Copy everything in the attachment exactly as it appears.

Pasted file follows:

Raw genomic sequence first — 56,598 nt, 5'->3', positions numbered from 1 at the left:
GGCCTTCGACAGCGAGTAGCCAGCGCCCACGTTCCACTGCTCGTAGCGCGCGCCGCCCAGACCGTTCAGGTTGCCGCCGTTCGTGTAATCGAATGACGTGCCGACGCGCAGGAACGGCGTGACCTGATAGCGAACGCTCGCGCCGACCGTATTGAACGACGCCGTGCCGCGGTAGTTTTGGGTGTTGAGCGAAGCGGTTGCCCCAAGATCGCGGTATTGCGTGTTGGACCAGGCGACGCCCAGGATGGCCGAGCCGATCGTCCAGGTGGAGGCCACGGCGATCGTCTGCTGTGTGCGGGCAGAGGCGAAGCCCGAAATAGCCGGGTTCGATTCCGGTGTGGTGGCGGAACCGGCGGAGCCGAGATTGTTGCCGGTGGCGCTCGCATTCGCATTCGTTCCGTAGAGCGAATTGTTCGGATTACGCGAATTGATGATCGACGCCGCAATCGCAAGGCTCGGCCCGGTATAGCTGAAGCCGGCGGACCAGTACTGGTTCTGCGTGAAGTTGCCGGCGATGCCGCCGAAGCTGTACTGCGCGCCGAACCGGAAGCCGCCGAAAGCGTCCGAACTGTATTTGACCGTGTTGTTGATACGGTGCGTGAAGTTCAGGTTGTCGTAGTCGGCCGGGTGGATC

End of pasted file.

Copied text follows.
Raw genomic sequence first — 56,598 nt, 5'->3', positions numbered from 1 at the left:
GGCCTTCGACAGCGAGTAGCCAGCGCCCACGTTCCACTGCTCGTAGCGCGCGCCGCCCAGACCGTTCAGGTTGCCGCCGTTCGTGTAATCGAATGACGTGCCGACGCGCAGGAACGGCGTGACCTGATAGCGAACGCTCGCGCCGACCGTATTGAACGACGCCGTGCCGCGGTAGTTTTGGGTGTTGAGCGAAGCGGTTGCCCCAAGATCGCGGTATTGCGTGTTGGACCAGGCGACGCCCAGGATGGCCGAGCCGATCGTCCAGGTGGAGGCCACGGCGATCGTCTGCTGTGTGCGGGCAGAGGCGAAGCCCGAAATAGCCGGGTTCGATTCCGGTGTGGTGGCGGAACCGGCGGAGCCGAGATTGTTGCCGGTGGCGCTCGCATTCGCATTCGTTCCGTAGAGCGAATTGTTCGGATTACGCGAATTGATGATCGACGCCGCAATCGCAAGGCTCGGCCCGGTATAGCTGAAGCCGGCGGACCAGTACTGGTTCTGCGTGAAGTTGCCGGCGATGCCGCCGAAGCTGTACTGCGCGCCGAACCGGAAGCCGCCGAAAGCGTCCGAACTGTATTTGACCGTGTTGTTGATACGGTGCGTGAAGTTCAGGTTGTCGTAGTCGGCCGGGTGGATC